Posted by on Sep 29, 2014 in Finance & Insurance | 0 questions

A will refers to that document written by someone expressing how he/she wants his/her estate distributed after death. The term estate refers to property. The person writing a will is known as a testator, if male, and testatrix if female.

On the will are details of who gets what, how and when. If you have been named in a past will then you are a beneficiary. A will also includes the name of an executor. This is the person entrusted with the duty of making sure all instructions on the document are followed. Executors make sure you get your rightful share at the stipulated time.

Reading of a will

Despite the fact that you are a close family member of the deceased, they might not have named you as a beneficiary. On the other hand, you could end up receiving only a small fraction of what you had expected. There is only one way of knowing this; being present when the will is being read out. However, unlike in the past when all family members had to gather in an attorney’s office and listen to an oral reading, that has now changed. Instead, attorneys prepare copies of the will and send them to beneficiaries to read on their own.

Who is entitled to receive copies?

It is upon the attorney with the custody of the will to determine who gets a copy. Nevertheless, anyone named in the will has the right to receive a copy. You can also find more details about this on disputingwills.co.uk. In the event of a beneficiary who happens to be a trust, the trustee should get a copy. Therefore, contrary to what you see in movies, reading aloud of wills now belongs to the past. This was done for the sake of family members who were illiterate and could not read on their own. Times have now changed and most people can read. The presence of technology such as the internet, computers, laptops and tablets has made the work of estate attorneys easy.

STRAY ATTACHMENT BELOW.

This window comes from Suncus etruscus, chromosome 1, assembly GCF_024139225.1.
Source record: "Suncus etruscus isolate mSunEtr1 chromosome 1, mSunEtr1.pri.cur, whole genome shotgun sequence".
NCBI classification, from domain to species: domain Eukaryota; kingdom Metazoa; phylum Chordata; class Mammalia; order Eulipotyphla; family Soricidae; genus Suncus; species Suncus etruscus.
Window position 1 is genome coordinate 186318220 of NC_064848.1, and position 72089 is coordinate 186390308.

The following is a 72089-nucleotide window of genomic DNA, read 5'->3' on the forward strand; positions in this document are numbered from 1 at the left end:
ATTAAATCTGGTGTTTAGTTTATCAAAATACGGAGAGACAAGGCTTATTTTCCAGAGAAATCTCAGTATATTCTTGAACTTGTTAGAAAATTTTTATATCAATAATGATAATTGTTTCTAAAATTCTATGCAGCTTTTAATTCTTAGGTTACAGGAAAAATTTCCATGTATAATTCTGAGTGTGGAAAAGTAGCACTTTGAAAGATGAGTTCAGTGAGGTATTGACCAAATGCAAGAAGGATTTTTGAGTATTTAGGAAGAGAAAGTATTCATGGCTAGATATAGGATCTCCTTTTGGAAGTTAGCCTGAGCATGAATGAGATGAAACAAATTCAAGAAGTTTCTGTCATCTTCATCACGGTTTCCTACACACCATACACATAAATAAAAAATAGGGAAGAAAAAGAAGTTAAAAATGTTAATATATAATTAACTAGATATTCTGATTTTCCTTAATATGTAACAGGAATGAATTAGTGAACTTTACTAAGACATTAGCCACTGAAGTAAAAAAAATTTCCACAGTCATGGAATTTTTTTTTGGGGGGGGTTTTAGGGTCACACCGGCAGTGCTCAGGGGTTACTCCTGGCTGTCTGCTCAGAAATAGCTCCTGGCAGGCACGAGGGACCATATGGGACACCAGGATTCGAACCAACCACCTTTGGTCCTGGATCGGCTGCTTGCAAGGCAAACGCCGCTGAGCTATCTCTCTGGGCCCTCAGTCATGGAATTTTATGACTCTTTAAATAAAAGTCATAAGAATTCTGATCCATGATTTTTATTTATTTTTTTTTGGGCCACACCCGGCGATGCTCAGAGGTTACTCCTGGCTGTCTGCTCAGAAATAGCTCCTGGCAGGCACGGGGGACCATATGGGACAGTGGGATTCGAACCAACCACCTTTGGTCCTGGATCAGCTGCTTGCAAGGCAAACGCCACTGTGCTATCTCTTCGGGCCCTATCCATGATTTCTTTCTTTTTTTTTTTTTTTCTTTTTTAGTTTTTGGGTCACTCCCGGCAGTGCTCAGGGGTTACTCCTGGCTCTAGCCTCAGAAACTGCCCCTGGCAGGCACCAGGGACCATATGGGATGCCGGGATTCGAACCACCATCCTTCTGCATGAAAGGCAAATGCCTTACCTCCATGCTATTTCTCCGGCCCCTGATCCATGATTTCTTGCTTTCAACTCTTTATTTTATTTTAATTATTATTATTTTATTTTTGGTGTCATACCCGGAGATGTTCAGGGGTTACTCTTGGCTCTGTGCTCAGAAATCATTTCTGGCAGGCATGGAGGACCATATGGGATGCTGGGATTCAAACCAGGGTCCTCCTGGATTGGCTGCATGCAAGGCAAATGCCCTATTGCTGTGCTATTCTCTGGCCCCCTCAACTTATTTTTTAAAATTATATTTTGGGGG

Disinherited persons

This happens when a person named in a prior will is not named in the later one. If an estate attorney feels that a disinherited beneficiary will contest the current will, he/she should send him a copy. Doing so also helps limit the time frame needed to file a will contest. However, the estate attorney is under no obligation to send copies of the current will to disinherited persons.

Sending copies of wills allows for beneficiaries to read the contents at their own time. It is convenient as compared to gathering everyone in an office. Nonetheless, if the attorney prefers to read it aloud, he can proceed to do so.

Once a will becomes effective, its contents become a matter of public record. It is no longer a closely guarded secret. The question of hiding a will’s contents to anyone considered a threat does not arise. Such can still obtain the will.

Bio: Visit disputingwills.co.uk for more details on disclosure of will contents, filing a dispute thereof and how you can obtain legal assistance.